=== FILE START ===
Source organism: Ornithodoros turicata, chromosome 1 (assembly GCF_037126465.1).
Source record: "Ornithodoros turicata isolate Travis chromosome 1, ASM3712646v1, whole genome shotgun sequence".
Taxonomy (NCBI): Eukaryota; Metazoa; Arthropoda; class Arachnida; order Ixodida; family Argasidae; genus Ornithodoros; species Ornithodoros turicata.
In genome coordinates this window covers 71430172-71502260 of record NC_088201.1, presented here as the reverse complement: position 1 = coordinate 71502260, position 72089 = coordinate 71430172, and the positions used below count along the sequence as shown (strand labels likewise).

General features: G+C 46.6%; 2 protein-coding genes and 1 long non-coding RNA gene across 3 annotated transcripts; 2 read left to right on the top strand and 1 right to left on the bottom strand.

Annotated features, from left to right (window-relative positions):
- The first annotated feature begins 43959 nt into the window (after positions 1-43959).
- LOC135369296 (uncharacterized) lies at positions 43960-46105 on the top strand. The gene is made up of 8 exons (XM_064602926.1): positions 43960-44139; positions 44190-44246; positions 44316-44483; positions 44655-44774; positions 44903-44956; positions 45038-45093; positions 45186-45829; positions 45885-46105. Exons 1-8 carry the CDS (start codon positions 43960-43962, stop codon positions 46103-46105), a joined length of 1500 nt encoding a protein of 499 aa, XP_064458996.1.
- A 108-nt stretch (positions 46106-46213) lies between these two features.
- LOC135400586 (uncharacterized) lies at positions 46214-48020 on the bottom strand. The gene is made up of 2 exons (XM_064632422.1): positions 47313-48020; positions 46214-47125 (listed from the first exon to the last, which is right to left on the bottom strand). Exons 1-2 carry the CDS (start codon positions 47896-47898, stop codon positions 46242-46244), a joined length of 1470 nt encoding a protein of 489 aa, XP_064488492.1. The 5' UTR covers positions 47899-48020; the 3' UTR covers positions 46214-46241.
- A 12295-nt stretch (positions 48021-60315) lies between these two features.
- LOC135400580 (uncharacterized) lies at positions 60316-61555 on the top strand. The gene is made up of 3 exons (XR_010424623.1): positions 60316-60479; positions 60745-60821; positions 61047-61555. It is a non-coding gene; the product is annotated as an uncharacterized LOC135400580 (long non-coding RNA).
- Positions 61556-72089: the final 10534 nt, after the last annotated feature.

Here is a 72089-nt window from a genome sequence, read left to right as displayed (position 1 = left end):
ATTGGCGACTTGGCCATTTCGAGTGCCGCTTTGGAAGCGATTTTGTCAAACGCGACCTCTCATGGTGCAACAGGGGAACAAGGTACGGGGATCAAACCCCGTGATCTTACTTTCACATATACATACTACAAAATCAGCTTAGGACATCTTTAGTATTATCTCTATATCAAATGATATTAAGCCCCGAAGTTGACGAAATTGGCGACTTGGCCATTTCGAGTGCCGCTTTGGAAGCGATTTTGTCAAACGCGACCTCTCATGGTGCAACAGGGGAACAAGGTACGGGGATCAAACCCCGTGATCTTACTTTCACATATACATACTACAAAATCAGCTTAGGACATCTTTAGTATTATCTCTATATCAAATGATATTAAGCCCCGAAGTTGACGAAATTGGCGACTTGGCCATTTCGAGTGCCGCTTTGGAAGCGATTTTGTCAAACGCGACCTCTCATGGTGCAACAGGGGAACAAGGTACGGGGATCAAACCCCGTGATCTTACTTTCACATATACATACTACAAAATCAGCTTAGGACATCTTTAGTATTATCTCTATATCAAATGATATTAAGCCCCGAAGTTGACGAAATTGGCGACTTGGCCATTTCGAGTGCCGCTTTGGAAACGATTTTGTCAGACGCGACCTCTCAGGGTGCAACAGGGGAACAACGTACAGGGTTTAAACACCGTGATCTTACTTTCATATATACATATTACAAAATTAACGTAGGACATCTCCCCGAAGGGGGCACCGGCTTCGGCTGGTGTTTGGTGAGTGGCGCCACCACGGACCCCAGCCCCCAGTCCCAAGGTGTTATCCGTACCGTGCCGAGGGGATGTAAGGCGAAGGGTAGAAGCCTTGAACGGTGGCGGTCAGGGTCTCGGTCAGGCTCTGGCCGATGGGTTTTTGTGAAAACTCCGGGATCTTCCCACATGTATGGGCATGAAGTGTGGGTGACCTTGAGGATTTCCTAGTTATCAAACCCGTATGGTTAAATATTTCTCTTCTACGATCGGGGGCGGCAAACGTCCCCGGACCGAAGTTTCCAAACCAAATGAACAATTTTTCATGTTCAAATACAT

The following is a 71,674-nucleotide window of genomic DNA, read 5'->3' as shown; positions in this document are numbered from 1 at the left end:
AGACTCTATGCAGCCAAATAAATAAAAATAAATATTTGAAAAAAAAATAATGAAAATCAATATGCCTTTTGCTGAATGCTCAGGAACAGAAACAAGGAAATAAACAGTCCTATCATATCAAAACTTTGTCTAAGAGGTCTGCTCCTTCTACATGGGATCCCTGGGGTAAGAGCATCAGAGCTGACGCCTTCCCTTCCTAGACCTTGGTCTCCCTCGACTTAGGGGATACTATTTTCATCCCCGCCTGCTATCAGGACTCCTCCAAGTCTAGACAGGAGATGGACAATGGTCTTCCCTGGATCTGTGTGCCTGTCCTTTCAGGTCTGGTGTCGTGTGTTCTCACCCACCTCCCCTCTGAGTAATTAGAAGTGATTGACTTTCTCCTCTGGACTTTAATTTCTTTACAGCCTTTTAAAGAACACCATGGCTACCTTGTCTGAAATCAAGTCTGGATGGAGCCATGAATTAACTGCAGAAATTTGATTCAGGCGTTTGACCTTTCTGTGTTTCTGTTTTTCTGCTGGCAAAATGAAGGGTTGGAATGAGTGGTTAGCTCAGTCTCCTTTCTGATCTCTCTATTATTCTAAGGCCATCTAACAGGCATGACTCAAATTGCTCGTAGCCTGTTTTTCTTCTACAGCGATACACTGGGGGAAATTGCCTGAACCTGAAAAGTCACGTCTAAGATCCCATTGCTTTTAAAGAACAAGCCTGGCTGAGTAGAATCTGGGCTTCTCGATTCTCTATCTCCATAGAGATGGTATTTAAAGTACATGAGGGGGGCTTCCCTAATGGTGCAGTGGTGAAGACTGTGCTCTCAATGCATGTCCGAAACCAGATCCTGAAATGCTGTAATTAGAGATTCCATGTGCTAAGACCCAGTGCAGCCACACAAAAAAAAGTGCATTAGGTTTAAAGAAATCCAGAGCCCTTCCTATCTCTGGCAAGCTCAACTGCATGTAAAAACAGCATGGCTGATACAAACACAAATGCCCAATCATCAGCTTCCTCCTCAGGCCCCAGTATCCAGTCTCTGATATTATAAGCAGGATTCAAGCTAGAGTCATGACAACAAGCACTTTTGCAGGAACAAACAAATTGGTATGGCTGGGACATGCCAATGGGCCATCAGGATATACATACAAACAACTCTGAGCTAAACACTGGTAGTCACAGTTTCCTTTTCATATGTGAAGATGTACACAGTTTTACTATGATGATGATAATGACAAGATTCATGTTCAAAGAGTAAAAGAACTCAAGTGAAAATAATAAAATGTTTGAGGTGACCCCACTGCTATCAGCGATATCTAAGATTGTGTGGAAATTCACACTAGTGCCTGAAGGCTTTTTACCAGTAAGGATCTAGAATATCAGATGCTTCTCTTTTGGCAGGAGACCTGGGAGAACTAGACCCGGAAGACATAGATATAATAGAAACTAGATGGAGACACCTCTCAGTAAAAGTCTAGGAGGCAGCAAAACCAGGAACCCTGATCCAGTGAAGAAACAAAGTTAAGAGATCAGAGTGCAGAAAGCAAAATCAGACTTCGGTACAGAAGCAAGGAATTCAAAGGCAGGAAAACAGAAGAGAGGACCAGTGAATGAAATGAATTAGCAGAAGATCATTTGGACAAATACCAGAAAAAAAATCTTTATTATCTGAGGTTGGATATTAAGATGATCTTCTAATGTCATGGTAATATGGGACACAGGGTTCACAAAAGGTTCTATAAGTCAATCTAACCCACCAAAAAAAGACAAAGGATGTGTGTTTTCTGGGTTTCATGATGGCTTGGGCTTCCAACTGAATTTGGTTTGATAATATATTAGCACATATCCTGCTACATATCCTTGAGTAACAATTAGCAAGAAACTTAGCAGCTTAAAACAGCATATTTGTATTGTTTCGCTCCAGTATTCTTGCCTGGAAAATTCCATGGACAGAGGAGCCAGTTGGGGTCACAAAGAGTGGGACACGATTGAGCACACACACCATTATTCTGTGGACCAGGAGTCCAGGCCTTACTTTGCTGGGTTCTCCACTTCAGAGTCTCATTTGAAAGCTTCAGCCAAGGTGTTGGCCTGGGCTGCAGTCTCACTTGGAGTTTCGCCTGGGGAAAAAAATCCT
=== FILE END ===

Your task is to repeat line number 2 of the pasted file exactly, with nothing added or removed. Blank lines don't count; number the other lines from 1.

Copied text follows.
Source record: "Ornithodoros turicata isolate Travis chromosome 1, ASM3712646v1, whole genome shotgun sequence".